Excellence within Sport- Henley College

There is no finer example of athlete development within the rowing world than Leander Club. Purpose built to supply the next generation of international oarsmen, the historic boat club, tucked away on the banks of the River Thames, is a centre of excellence for junior rowing. Despite the impressive resources, equipment and experience that the club can call upon, there are other factors that make the junior squad successful on the national and international stage.

The Henley College is a sixth form centre which offers over 50 A-Level courses and vocational qualifications. They play a crucial role in the local community and, more relevantly, in offering young athletes the chance to excel in their respective sport. The college has excellent links with several of the top rowing clubs in the region, including Marlow Rowing Club and Leander Club, whilst it also provides students with the chance to study on the AASE scheme. I recently wrote a piece on Chris Lawrie of Sir William Borlase School for Rowing & Regatta, who also studies for the AASE qualification. Chris, a junior international oarsman, was full of praise for the opportunities afforded to him through the scheme, calling the scheme ‘a huge part of what he hoped to achieve’.

This promotion of excellence within sport has not gone unrewarded. Athletes from the college have represented Great Britain and many have gone onto achieve great things in the sport. Seb Devereux, who studied at the college, now competes for the University of Washington- arguably the strongest college rowing program on the planet.

2015 has seen the college achieve great success on the national stage albeit through a range of different clubs. Leander’s junior squad have set about bettering the achievements of previous years- they’ve recorded good results at the National Sculling Head, the National Schools’ Regatta and the Metropolitan Regatta. All eyes will now turn to the Fawley Challenge Cup, where their top quad will be hoping to improve upon last year’s quarter final finish.

Livinia Cowell-Sherriff, head coach of Leander’s junior squad, was keen to highlight the importance of Henley College in the mental and physical betterment of her athletes. “The link we have between Henley College and Leander is vital for the development of the students” she said. “The AASE scheme gives them the time to train within school and teaches them the expectations of a high performance athlete”.

“It also helps the students learn how to balance the needs of academic, sporting and social commitments so they can achieve and enjoy all aspects of life”.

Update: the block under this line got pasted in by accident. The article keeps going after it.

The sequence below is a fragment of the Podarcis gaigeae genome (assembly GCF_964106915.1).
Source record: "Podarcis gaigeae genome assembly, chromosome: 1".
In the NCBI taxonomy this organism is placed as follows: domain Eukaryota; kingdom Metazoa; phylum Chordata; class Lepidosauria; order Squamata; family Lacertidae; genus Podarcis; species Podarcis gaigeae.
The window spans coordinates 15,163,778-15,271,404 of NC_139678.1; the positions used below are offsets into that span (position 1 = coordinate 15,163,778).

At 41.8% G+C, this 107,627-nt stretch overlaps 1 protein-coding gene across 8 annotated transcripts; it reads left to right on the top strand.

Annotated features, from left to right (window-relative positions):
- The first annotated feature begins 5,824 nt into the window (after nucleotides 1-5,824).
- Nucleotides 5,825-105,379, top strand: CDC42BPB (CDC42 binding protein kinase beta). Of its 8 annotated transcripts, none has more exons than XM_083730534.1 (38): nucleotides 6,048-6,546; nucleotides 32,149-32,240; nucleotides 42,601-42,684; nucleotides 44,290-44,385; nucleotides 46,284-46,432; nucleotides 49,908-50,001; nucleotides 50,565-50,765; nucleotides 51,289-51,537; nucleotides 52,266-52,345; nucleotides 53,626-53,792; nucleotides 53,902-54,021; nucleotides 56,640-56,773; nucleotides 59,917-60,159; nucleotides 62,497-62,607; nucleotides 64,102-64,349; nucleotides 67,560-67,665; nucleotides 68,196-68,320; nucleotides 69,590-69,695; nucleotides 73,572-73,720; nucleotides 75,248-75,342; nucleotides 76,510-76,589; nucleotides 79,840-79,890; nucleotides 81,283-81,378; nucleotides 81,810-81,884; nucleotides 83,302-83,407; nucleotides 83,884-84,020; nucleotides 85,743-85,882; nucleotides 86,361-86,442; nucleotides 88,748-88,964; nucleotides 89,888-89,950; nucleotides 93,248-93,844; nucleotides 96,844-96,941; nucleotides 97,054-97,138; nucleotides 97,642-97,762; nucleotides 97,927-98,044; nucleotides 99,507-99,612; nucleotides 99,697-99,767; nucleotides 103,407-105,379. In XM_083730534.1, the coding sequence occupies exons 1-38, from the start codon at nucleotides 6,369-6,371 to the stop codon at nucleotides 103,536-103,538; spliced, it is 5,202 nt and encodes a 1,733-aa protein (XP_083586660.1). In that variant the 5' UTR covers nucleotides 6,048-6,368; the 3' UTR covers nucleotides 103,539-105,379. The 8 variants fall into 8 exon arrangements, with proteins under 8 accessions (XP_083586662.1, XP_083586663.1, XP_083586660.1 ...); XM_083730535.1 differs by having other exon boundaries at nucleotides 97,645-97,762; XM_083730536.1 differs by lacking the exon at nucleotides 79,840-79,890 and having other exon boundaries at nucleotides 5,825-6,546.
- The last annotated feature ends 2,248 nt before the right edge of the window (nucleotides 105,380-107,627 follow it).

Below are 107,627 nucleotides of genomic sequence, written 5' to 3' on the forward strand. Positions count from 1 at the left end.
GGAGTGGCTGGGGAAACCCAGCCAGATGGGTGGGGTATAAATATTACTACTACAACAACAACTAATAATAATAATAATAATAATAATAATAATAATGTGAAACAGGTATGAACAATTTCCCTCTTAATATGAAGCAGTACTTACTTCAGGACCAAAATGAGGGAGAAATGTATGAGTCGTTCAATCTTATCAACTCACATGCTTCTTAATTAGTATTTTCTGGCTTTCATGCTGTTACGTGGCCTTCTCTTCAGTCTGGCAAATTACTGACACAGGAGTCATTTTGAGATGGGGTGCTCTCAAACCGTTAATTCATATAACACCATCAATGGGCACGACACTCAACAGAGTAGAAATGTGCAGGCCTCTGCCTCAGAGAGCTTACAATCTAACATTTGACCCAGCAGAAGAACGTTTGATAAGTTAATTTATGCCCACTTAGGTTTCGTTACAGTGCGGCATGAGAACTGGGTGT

Molly Harding of Marlow Rowing Club is also a student at the college, and a stalwart of the junior rowing circuit. She is a junior international medallist, having won a silver medal at the Munich International Regatta in May. She’s also had a superb season in the quad under Bret King, winning a silver medal at the National School’s Regatta and a pennant at the Schools’ Head.

There can be no doubt then that the Henley College is an important coordinator within one of the country’s most prominent rowing areas. Jayne Davis, principal of the College, pointed out that the facilitation and achievement of excellence within sport was one of the key goals of her institution. “The Rowing Academy is a very important part of our elite sports programme here at The Henley College” commented Davis. “We are very proud of the success our students continue to have whilst we also enjoy the fantastic benefits of links with top regional rowing clubs.  The students have a unique opportunity to excel in their specialist sport as well as achieve academic success.  Achieving excellence is very much the goal for our students and staff and the Rowing Academy here is the epitome of that”.

For Great Britain to maintain its spot as the most successful rowing nation on the planet, the system below the senior squad must continue to produce athletes of an international calibre. The work of the Henley College in facilitating these aims is critical to the development of our national program.

Photo courtesy of Robert Treharne Jones


I am the editor of a rapidly growing blog based around the junior rowing circuit within the UK. From launch in June 2013, the website has experienced vast growth in both its reader count and view count while the article range has expanded. I currently work with a team of 10 people, all of whom voluntarily write articles for the blog. In our first year, I looked to expand from the standard previews and reviews that had gained initial success to building relationships with clubs and conducting interviews. This move proved successful and we are currently exploring new routes to further improve our platform. The blog has led to involvement with Regatta Radio, Rowing & Regatta, Row 360 and British Rowing.